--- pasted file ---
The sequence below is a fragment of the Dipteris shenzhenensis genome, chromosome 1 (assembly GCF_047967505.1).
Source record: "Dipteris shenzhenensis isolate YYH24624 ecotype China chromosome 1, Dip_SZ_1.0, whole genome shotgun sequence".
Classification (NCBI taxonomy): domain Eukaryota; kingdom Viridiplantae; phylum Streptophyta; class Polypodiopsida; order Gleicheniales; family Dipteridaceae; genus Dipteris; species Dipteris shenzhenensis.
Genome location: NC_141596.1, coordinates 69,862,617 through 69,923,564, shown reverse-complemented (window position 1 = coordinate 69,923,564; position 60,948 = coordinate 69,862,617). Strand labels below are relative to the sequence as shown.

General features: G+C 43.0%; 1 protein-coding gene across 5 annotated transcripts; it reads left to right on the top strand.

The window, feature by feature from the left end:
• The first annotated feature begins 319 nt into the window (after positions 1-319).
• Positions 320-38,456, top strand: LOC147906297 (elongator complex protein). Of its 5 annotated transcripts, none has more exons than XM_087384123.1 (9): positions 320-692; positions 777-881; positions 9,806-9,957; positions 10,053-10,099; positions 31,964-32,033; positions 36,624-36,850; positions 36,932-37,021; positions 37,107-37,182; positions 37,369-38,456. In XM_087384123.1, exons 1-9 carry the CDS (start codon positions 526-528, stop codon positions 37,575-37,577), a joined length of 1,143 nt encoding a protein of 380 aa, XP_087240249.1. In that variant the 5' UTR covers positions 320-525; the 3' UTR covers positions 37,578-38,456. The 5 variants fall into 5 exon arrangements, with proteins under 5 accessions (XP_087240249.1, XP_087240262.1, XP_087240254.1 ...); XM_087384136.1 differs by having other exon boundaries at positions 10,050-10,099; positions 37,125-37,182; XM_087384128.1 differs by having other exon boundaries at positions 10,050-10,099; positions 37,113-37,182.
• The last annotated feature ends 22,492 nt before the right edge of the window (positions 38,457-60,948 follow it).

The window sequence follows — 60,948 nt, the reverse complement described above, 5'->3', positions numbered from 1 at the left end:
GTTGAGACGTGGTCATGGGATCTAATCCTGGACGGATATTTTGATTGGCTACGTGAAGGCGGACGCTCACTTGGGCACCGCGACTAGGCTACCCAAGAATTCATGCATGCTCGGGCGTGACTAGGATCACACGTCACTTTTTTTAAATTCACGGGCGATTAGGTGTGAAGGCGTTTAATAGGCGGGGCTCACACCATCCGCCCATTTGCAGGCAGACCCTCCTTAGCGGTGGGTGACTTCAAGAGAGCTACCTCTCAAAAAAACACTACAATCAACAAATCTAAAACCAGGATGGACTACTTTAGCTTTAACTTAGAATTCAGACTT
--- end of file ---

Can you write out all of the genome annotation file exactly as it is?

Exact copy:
The sequence below is a fragment of the Dipteris shenzhenensis genome, chromosome 1 (assembly GCF_047967505.1).
Source record: "Dipteris shenzhenensis isolate YYH24624 ecotype China chromosome 1, Dip_SZ_1.0, whole genome shotgun sequence".
Classification (NCBI taxonomy): domain Eukaryota; kingdom Viridiplantae; phylum Streptophyta; class Polypodiopsida; order Gleicheniales; family Dipteridaceae; genus Dipteris; species Dipteris shenzhenensis.
Genome location: NC_141596.1, coordinates 69,862,617 through 69,923,564, shown reverse-complemented (window position 1 = coordinate 69,923,564; position 60,948 = coordinate 69,862,617). Strand labels below are relative to the sequence as shown.

General features: G+C 43.0%; 1 protein-coding gene across 5 annotated transcripts; it reads left to right on the top strand.

The window, feature by feature from the left end:
• The first annotated feature begins 319 nt into the window (after positions 1-319).
• Positions 320-38,456, top strand: LOC147906297 (elongator complex protein). Of its 5 annotated transcripts, none has more exons than XM_087384123.1 (9): positions 320-692; positions 777-881; positions 9,806-9,957; positions 10,053-10,099; positions 31,964-32,033; positions 36,624-36,850; positions 36,932-37,021; positions 37,107-37,182; positions 37,369-38,456. In XM_087384123.1, exons 1-9 carry the CDS (start codon positions 526-528, stop codon positions 37,575-37,577), a joined length of 1,143 nt encoding a protein of 380 aa, XP_087240249.1. In that variant the 5' UTR covers positions 320-525; the 3' UTR covers positions 37,578-38,456. The 5 variants fall into 5 exon arrangements, with proteins under 5 accessions (XP_087240249.1, XP_087240262.1, XP_087240254.1 ...); XM_087384136.1 differs by having other exon boundaries at positions 10,050-10,099; positions 37,125-37,182; XM_087384128.1 differs by having other exon boundaries at positions 10,050-10,099; positions 37,113-37,182.
• The last annotated feature ends 22,492 nt before the right edge of the window (positions 38,457-60,948 follow it).

The window sequence follows — 60,948 nt, the reverse complement described above, 5'->3', positions numbered from 1 at the left end:
GTTGAGACGTGGTCATGGGATCTAATCCTGGACGGATATTTTGATTGGCTACGTGAAGGCGGACGCTCACTTGGGCACCGCGACTAGGCTACCCAAGAATTCATGCATGCTCGGGCGTGACTAGGATCACACGTCACTTTTTTTAAATTCACGGGCGATTAGGTGTGAAGGCGTTTAATAGGCGGGGCTCACACCATCCGCCCATTTGCAGGCAGACCCTCCTTAGCGGTGGGTGACTTCAAGAGAGCTACCTCTCAAAAAAACACTACAATCAACAAATCTAAAACCAGGATGGACTACTTTAGCTTTAACTTAGAATTCAGACTT